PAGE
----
I've seen a lot of social media tools and aggregators. A good number of them are designed very well, and could be great tools, provided a swarm of early adopters, and then later, late adopters, showed up. Some of them trumpet just how many different services are supported, and use that as a rallying cry for why one site should be ditched for another. But it's the wrong approach. For while they may have been working on making fancier widgets and supporting yet another niche service, others have been building a foundation for community, making them the clear winners.
Examples of this are everywhere, but the most blatant examples that come to my mind are those of Twitter and FriendFeed. I could also make examples for LinkedIn and Facebook, but that's another post at another time.
Twitter has been roundly scorned for its occasional inaccessibility, costing users about 1 percent downtime over the last four months, according to Pingdom. While serviceable alternatives exist, in Pownce and Jaiku, for starters, those who have invested time in building up their Twitter community, including followers, those they follow, and an archive of "tweets" aren't going to leave, even if Jaiku and Pownce deliver 100% uptime, and manage to add features that Twitter simply doesn't match. Twitter has become more than a microblogging mechanism, but a serious community.
This was very clearly illustrated by Michael Arrington's piece on TechCrunch: "Twitter May Not Have To Care About Uptime Any Longer" last month, when he said, "after a three day weekend outage I realized that in the last two months a subtle shift occured: I now need Twitter more than Twitter needs me."
The same could be said for the lifestreaming and aggregation space.
On the Elite Tech News podcast this last week, the conversation turned to FriendFeed, and whether or not it had a GUI that would be welcomed by non early adopters. After suggesting Kevin Fox had big plans to upgrade the service, I also said it would take a lot more than a shiny new interface on another aggregator to get me to move. And it would take a lot more than bells and whistles, because in the last seven months of FriendFeed being in service, the site has developed many different sub-communities which make engaging and participating both fun and informative.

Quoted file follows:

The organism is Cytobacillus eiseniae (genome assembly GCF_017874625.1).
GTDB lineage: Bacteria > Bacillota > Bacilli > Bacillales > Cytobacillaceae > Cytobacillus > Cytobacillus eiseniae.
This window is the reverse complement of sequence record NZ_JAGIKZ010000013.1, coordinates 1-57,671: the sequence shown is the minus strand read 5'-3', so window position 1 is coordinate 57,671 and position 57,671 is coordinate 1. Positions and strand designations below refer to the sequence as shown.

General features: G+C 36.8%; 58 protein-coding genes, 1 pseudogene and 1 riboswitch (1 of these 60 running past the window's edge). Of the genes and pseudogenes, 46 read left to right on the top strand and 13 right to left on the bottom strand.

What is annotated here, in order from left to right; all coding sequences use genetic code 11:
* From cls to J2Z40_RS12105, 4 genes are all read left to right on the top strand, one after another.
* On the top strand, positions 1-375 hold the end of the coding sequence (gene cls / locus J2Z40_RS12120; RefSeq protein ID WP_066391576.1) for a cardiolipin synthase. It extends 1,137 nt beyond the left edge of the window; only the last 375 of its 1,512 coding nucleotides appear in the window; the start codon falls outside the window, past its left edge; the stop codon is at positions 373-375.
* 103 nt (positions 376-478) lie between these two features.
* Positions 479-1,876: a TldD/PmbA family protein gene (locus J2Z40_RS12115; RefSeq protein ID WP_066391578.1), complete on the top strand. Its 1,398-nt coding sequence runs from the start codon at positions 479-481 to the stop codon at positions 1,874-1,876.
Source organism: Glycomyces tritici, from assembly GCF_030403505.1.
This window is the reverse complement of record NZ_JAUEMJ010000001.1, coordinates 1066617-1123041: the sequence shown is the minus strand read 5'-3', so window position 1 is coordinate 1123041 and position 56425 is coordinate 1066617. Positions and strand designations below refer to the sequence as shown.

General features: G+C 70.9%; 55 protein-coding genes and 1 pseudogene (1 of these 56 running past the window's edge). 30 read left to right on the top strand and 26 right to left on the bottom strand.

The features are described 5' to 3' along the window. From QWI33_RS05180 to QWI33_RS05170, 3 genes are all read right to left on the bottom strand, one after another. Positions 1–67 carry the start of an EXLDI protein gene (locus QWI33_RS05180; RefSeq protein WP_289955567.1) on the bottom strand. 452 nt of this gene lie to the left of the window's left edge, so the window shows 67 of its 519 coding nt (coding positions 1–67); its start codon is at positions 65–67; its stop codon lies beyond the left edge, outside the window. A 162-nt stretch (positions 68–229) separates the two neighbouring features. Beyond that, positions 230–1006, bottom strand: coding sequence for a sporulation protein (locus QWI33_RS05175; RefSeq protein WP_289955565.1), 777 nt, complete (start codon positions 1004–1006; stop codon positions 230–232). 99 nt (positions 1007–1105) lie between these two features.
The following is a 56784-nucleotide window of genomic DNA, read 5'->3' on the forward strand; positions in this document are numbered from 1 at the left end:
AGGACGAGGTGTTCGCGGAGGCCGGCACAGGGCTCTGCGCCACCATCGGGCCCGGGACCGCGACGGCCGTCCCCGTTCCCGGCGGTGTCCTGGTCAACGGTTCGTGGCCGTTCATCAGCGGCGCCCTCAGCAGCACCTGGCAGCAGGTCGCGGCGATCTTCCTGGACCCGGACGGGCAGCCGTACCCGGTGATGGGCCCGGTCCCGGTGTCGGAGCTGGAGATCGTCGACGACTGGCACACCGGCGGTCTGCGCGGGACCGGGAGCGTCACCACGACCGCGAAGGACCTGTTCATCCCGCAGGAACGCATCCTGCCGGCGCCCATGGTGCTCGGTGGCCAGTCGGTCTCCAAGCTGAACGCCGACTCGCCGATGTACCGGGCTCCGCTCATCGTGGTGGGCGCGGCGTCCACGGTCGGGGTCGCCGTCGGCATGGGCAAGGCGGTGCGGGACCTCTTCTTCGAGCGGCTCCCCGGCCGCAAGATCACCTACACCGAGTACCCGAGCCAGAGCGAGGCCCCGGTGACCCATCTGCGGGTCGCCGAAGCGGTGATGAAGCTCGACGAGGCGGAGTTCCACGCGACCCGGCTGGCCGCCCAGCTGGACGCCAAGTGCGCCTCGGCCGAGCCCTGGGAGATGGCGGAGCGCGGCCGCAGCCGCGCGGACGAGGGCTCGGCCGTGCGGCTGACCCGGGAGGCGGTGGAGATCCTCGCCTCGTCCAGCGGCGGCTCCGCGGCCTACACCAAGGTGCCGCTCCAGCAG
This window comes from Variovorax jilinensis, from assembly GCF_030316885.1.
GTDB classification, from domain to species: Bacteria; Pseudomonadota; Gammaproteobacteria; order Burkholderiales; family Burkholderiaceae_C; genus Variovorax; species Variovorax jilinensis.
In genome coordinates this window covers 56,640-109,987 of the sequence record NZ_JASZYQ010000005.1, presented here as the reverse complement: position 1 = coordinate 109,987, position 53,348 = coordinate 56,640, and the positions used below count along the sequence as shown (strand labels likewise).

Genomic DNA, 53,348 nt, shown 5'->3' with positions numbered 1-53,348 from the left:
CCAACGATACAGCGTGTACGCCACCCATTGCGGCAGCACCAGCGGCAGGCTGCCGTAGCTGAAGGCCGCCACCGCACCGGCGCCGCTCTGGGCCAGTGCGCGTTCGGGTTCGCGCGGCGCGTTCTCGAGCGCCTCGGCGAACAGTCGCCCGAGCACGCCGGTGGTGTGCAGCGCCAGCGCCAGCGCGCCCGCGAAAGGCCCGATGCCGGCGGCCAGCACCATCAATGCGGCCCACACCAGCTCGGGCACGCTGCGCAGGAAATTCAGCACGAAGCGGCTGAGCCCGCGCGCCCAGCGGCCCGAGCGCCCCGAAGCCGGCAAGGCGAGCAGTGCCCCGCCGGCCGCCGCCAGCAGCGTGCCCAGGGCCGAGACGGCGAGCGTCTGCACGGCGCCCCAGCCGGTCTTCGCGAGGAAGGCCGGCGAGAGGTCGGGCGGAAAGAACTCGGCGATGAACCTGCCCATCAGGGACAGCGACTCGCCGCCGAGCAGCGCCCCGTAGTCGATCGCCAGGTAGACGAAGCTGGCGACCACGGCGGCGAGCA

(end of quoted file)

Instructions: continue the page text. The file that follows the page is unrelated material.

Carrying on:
In order for me to leave FriendFeed for another service, be it Profilactic, SocialThing, Iminta or Plaxo, it would take the entire community shifting at once.
But that doesn't stop some social media sites from arguing it's all about the features. Take a blog post from Profilactic that compares its service with that of FriendFeed. The author writes, "FriendFeed supports 28 social sites. Profilactic supports 155. Not much else to say there."
And while time has passed, and both services have added more supported external sites, the author's summary, reading, "Profilactic supports 127 more sites than FriendFeed. We allow you to filter out your friends' feeds that you don't want to see. We give you features that FriendFeed doesn't offer like Clippings. And we allow you to take it all with you with badges," just doesn't give enough of a compelling argument, especially when it pertains to communities.
The gap between FriendFeed and Twitter and other sites who haven't yet gotten off the ground is going to make it incredibly difficult for alternatives to make headway, even if they do end up having more features, a prettier UI, or greater uptime. This is in part why I first highlighted the many tech bloggers flocking to FriendFeed, and why FriendFeed co-founder Paul Buchheit has on separate occasions said, “Great products are more than just a pile of features” and that “FriendFeed has personal communities”. FriendFeed gets that the site isn't about a pile of features, but it's about the users. Once a community is built, they will rally around a service, and become extremely loyal, even if another option is shinier or louder.